Dinosaur love nests unearthed by Colorado research group

Dinosaurs engaged in mating behavior similar to modern birds, leaving fossil evidence behind in 100-million year old rocks, according to new research. Paleontologist Martin Lockley of the University of Colorado Denver led a research team that discovered what he called large “scrapes” in prehistoric Dakota sandstone in western Colorado.

  • 1 Years ago
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Sildim Senoy
Researcher

Globular Clusters Could Nurture Interstellar Civilizations

An ideal place to look for spacefaring civilizations may be within bunches of stars called globular clusters, a study claims—because they’re tightly packed with old stars. The idea is that the stars are within communicating distance of each other, and old enough to host planets that have evolved advanced life forms.

  • 1 Years ago
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Santanu Das
Researcher

Real life King-Kong may have been doomed by changing landscape—and own size

An ape thought to be the largest in Earth’s history died out because it couldn’t adapt or get enough food in a changing landscape about 100,000 years ago, scientists argue in a new study. The giant ape Gigantopithecus weighed an estimated 200 to 500 kg, or 400 to 1,111 pounds. That’s up to three times heavier than the largest living species of gorilla, the Eastern lowland gorilla.

  • 1 Years ago
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Jeff Fox
Researcher

Scientists found DNA-like molecule that assemble itself

Chemists say they have found a way to make a DNA-like molecule assemble itself in a pond-like setting—potentially suggesting a key step in how life originated. The researchers actually worked with a simpler molecule, called pre-RNA. It’s hypothesized to have eventually evolved into DNA—one stopping point along the way having been the creation of a third substance, RNA, still used in the body to translate the code inscribed in DNA.

  • 1 Years ago
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Conversation with Sakya ( Merger Risk - Corporate Finance)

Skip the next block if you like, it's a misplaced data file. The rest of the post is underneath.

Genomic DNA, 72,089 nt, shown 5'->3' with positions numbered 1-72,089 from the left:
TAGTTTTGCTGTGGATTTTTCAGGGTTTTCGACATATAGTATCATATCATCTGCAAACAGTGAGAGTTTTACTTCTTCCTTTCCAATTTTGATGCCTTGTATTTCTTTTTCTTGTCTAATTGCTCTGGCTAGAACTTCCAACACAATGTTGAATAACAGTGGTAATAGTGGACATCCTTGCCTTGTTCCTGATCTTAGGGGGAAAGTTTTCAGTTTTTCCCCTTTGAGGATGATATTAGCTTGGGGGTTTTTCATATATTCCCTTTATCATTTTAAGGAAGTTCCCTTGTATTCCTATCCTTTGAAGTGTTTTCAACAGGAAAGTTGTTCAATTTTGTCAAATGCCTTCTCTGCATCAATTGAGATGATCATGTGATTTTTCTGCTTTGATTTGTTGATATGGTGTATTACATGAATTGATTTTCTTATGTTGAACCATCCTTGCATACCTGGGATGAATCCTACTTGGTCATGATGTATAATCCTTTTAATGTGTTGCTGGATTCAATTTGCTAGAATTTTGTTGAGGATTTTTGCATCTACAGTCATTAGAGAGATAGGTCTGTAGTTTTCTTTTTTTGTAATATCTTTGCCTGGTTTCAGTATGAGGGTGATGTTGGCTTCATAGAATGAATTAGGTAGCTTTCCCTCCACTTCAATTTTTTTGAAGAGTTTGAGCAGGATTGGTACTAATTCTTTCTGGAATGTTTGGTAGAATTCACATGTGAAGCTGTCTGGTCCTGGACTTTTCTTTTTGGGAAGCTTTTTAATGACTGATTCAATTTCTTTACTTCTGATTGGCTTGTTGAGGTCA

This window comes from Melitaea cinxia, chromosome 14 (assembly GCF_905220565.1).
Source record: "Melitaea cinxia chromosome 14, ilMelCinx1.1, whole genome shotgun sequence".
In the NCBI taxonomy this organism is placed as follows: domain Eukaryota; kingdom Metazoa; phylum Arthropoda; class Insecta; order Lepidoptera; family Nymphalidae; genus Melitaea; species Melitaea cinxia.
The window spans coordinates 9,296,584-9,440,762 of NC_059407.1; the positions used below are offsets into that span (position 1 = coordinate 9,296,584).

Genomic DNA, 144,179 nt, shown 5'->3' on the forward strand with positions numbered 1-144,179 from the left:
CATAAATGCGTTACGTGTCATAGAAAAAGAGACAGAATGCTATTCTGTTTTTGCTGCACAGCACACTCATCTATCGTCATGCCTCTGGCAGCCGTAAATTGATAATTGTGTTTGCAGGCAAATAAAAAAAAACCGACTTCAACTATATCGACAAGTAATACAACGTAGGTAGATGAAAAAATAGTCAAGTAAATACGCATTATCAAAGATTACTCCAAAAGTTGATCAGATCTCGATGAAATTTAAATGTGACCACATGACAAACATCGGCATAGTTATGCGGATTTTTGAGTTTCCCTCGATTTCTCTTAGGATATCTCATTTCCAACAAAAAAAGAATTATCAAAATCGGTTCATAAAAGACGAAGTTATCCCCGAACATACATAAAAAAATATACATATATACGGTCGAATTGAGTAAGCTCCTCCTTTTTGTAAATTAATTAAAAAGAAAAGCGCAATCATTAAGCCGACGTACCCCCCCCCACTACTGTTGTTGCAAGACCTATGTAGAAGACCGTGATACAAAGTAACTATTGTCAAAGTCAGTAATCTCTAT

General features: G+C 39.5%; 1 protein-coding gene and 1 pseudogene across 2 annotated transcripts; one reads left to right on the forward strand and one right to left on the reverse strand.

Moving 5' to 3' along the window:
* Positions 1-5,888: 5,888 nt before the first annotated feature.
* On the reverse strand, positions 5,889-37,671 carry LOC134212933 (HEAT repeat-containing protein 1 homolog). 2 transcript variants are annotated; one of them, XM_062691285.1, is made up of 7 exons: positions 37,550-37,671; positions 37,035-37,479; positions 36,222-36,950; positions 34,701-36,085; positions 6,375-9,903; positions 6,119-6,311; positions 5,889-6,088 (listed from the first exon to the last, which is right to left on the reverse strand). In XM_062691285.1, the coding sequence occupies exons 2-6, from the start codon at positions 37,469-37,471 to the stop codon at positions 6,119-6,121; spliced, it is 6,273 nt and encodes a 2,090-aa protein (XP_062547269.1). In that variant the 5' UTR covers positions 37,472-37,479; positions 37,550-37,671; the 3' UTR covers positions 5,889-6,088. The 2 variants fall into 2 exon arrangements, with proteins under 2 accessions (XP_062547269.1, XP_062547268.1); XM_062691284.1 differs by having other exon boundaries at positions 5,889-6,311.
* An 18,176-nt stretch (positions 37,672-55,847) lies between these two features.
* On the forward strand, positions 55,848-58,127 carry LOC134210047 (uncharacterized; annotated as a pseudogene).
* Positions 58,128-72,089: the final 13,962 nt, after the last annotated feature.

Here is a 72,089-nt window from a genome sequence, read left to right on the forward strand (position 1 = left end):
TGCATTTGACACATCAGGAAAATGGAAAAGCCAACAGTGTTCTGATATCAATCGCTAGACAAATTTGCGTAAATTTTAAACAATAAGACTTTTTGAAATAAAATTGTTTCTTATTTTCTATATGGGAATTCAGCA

Speaking to Sakya about his research experience at USC, Los Angeles, in mathematical finance. Read more about it at... http://www-scf.usc.edu/~sakyasar/job_m...

  • 1 Years ago
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Osmar Veras
Other

Study find promising results in treating age-related decline in muscle mass and power

Scientists say they have obtained promising results from a Phase 2 trial of a treatment against the decline in muscle mass and power associated with aging. The “proof-of-concept” trial examined the prospects for a myostatin antibody, a drug designed to counter the effects of a protein that scientists see as a culprit in muscle decline.

  • 1 Years ago
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Osmar Veras
Other

Ancient Mars was not wet but covered with ice, study claims

Mars may well have had plentiful water billions of years ago—but it was mostly ice, not liquid, a study claims. Researchers say a cold and icy planet billions of years ago better explains water drainage and erosion features seen on the Red Planet today.

  • 1 Years ago
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Leo Karl
College Student

For the first time scientists have discovered brain networks linked to intelligence

Scientists claimed that for the first time they have identified the entire “networks” of intelligence-linked genes, by uncovering two clusters of genes linked to human intelligence. Called M1 and M3, the researchers said, these so-called gene networks appear to influence cognitive function—which includes memory, attention, processing speed and reasoning.

  • 1 Years ago
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Santanu Das
Researcher

investors often deal with portfolio slumps by just looking away

Far from being robot-like analysts who regularly review their portfolios, a large fraction of investors deal with expected slumps in their holdings by just not looking, a study finds. This “ostrich effect” applies even in an era of 24/7 access to financial data: unlucky investors stop logging into their online accounts as often, according to the economists behind the study. This tendency may affect market prices of investments, they add.

  • 1 Years ago
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Sildim Senoy
Researcher

Male and female brains are structurally same : new study

Although male and female brains tend to be different, no single structural feature clearly distinguishes them, scientists have concluded in a new study. The way it seems to work, they say, is like this: “most brains are comprised of unique ‘mosaics’ of features, some more common in females compared with males, some more common in males compared with females, and some common in both females and males.”

  • 1 Years ago
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